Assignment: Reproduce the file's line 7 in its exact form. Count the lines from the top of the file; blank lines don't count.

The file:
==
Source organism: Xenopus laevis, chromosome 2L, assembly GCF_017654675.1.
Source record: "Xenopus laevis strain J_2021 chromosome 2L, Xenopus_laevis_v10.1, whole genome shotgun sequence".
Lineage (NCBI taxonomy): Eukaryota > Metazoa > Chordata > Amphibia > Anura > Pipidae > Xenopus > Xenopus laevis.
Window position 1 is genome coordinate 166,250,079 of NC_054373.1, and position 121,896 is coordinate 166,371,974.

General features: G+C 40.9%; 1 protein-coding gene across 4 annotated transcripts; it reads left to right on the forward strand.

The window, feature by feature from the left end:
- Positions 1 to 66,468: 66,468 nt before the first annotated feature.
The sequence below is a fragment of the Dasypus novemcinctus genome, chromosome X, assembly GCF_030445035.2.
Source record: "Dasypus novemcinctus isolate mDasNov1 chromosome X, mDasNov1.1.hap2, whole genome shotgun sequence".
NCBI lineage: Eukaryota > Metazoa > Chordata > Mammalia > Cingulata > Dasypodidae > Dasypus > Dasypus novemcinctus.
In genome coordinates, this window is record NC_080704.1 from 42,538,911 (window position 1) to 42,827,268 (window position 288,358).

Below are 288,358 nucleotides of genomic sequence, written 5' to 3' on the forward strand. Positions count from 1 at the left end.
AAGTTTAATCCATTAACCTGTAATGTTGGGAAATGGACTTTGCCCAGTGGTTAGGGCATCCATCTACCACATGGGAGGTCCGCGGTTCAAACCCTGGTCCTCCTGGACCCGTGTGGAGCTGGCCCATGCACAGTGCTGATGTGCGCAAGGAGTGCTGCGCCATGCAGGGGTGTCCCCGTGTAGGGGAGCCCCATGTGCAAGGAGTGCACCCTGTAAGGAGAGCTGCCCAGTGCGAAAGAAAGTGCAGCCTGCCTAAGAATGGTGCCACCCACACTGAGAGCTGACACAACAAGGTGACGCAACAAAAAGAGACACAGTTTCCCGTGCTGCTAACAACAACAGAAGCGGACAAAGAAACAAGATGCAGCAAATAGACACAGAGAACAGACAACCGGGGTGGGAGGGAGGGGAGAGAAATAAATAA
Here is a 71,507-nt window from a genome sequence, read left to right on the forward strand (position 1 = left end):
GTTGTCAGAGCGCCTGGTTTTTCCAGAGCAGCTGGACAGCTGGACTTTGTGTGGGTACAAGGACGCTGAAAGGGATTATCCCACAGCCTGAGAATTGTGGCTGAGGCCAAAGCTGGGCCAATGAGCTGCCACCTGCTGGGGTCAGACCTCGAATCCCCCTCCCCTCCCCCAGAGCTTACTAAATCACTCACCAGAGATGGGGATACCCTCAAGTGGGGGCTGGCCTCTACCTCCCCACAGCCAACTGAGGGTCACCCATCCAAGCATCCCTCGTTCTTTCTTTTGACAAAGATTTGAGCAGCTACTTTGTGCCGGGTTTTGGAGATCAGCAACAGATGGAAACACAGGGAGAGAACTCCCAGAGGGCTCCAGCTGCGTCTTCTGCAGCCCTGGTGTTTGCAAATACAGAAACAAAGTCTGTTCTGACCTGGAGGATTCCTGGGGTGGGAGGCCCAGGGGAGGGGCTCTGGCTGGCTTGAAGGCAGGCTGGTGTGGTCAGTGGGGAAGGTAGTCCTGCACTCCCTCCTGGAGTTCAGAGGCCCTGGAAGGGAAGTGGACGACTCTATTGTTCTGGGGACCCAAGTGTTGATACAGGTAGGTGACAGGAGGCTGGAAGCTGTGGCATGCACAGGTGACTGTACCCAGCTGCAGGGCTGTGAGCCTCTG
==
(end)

- Positions 1 to 66,468: 66,468 nt before the first annotated feature.